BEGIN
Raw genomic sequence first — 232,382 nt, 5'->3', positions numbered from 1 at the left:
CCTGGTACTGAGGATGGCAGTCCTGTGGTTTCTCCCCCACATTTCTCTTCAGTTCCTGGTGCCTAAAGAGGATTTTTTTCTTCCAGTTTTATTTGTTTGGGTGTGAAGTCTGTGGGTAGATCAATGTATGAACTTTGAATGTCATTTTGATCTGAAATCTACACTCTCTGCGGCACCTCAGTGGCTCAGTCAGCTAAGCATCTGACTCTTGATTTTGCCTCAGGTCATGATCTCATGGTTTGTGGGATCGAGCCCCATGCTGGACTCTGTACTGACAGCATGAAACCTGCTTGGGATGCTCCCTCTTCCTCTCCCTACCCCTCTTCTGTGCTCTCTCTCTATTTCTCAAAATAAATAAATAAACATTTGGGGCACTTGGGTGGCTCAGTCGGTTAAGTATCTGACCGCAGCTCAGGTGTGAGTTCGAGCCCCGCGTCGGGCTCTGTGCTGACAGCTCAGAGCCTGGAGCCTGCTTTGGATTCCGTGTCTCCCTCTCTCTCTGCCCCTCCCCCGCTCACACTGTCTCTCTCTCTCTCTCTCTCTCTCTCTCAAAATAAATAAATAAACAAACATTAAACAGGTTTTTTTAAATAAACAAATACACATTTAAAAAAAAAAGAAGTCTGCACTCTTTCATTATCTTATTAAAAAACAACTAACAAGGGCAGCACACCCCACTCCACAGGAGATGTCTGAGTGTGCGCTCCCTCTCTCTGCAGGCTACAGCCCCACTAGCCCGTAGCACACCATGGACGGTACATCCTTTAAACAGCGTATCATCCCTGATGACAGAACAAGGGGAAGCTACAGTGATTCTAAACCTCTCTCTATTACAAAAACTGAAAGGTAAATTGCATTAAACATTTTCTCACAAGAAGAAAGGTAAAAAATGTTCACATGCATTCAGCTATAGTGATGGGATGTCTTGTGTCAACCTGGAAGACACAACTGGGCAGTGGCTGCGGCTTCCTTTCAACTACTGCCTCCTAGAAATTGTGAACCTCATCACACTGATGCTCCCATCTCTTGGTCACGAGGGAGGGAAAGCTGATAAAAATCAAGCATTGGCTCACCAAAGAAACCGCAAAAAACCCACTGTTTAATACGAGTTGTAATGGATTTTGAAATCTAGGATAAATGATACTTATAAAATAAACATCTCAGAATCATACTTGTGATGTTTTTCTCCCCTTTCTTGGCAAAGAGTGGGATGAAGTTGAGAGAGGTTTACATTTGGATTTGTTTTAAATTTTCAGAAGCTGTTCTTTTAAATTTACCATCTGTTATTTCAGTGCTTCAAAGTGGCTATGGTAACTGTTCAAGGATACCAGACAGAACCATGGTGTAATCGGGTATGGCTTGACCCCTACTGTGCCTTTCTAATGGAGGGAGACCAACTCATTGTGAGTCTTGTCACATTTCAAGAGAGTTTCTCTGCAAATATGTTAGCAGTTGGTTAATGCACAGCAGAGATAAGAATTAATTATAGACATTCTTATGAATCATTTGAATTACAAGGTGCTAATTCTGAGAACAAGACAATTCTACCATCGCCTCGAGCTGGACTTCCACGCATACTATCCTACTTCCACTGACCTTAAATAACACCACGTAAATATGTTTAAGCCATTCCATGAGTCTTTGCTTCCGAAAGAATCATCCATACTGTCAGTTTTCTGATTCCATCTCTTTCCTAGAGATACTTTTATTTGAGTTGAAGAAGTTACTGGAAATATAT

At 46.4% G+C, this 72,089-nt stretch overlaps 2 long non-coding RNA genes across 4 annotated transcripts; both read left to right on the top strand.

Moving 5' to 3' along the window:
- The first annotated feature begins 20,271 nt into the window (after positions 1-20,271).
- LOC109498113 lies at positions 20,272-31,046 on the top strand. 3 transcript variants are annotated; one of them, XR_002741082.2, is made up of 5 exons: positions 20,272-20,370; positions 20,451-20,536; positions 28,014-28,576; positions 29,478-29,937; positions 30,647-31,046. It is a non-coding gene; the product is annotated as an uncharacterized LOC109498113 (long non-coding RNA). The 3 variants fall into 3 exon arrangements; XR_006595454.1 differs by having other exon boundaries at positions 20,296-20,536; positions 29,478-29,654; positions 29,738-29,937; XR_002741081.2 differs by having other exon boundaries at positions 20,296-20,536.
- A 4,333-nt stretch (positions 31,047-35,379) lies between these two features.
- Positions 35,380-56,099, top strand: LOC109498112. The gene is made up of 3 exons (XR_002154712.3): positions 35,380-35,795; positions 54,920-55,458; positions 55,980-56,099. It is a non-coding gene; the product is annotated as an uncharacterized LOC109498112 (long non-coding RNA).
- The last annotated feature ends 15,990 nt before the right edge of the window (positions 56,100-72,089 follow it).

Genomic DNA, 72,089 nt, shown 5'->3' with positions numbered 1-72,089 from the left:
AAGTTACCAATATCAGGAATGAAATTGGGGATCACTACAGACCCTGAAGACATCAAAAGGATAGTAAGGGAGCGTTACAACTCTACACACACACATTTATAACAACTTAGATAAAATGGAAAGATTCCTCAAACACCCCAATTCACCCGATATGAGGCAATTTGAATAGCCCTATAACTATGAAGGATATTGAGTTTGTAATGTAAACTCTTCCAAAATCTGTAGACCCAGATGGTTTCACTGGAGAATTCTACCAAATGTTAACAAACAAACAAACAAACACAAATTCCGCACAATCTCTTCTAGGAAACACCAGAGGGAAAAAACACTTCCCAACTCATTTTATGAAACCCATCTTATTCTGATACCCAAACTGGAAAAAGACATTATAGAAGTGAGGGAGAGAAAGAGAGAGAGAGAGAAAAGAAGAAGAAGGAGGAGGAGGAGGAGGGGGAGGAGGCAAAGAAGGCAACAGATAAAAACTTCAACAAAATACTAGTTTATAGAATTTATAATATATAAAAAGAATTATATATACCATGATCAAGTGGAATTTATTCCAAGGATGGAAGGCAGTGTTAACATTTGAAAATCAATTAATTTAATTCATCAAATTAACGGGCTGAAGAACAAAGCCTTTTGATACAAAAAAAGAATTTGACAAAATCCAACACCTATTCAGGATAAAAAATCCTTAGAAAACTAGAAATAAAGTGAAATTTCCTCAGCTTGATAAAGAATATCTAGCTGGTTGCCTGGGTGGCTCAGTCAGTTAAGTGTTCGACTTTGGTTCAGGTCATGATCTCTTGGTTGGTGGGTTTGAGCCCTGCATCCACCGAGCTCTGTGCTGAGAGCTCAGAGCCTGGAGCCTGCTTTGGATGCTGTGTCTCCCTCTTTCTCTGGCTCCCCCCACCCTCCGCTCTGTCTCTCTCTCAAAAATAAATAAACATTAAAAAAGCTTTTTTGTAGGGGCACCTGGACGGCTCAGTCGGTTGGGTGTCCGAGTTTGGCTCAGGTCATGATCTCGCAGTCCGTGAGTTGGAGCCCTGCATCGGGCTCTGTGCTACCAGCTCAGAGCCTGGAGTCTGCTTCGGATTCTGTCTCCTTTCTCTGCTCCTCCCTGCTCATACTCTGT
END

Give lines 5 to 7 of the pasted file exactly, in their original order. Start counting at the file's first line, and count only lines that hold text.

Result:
- The first annotated feature begins 20,271 nt into the window (after positions 1-20,271).
- LOC109498113 lies at positions 20,272-31,046 on the top strand. 3 transcript variants are annotated; one of them, XR_002741082.2, is made up of 5 exons: positions 20,272-20,370; positions 20,451-20,536; positions 28,014-28,576; positions 29,478-29,937; positions 30,647-31,046. It is a non-coding gene; the product is annotated as an uncharacterized LOC109498113 (long non-coding RNA). The 3 variants fall into 3 exon arrangements; XR_006595454.1 differs by having other exon boundaries at positions 20,296-20,536; positions 29,478-29,654; positions 29,738-29,937; XR_002741081.2 differs by having other exon boundaries at positions 20,296-20,536.
- A 4,333-nt stretch (positions 31,047-35,379) lies between these two features.